Veteran baby guru Robin Barker, well-known author of the book Baby Love blames it all on the highly competitive world we are living in that causes mums to group in little camps and attack others who want to do it differently.

She explains, in the ”mummy wars”, words are the weapons.

Breast versus bottle, work versus stay at home, co-sleeping or cots…these are all highly loaded and political topics in the parenting world.

And anyone who dares to embrace a ‘different’ opinion or parenting style will often find themselves at the receiving end of mummy trolls.

The good, the bad and the ugly of online parenting forums

An online parenting forum is supposed to be a place where mothers support each other through the trials and tribulations of parenting.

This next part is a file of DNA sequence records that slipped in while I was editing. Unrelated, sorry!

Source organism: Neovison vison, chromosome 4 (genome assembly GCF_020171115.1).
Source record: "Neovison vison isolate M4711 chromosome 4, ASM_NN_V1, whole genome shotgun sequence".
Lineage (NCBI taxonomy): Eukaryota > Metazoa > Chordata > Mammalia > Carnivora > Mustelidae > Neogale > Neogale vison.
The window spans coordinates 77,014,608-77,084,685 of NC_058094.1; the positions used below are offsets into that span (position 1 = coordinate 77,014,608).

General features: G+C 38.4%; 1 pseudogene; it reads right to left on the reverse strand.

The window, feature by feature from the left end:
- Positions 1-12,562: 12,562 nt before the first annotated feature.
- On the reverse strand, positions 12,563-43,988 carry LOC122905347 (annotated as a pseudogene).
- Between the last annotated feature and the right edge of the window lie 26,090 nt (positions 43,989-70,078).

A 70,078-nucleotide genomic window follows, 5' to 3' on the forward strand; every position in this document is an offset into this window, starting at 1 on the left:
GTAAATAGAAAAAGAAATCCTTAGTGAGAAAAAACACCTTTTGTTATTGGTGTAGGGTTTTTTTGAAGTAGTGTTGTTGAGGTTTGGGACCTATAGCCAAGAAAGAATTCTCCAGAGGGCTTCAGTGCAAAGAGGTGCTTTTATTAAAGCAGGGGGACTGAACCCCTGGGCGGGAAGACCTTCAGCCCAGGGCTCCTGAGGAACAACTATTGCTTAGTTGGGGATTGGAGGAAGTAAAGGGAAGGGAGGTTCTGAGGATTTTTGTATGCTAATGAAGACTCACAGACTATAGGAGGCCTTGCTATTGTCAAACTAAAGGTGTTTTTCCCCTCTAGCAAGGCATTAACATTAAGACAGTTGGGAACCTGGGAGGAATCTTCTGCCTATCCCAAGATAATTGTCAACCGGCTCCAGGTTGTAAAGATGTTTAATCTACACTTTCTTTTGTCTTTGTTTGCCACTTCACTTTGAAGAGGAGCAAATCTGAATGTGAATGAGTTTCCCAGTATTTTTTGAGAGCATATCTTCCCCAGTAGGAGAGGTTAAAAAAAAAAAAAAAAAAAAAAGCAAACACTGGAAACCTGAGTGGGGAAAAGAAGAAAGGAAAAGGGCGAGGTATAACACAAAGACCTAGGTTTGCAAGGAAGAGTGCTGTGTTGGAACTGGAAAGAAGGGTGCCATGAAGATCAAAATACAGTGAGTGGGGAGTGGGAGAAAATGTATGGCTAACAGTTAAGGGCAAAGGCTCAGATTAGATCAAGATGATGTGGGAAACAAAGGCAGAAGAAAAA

It’s not just support – these forums are a place for collective mummy wisdom about everything from teething and breastfeeding, to potty training and discipline methods.

But even though these groups are supposed to be supportive, the arguments and judgmental attitudes that can sometimes appear in the comments show just how angry some mums can be about other mums’ choices.

mummy trolls

Parenting can sometimes be like the ‘mummy wars’ with your every decision and choice judged and criticized.

Usually, mummy trolls are warned and their comments are deleted. If they continue posting nasty comments, they are blocked from accessing the forum.

I asked the administrator of an online parenting support group right here in Singapore about their ‘house-rules’ and how they handle mummy trolls.

Here’s what she had to say: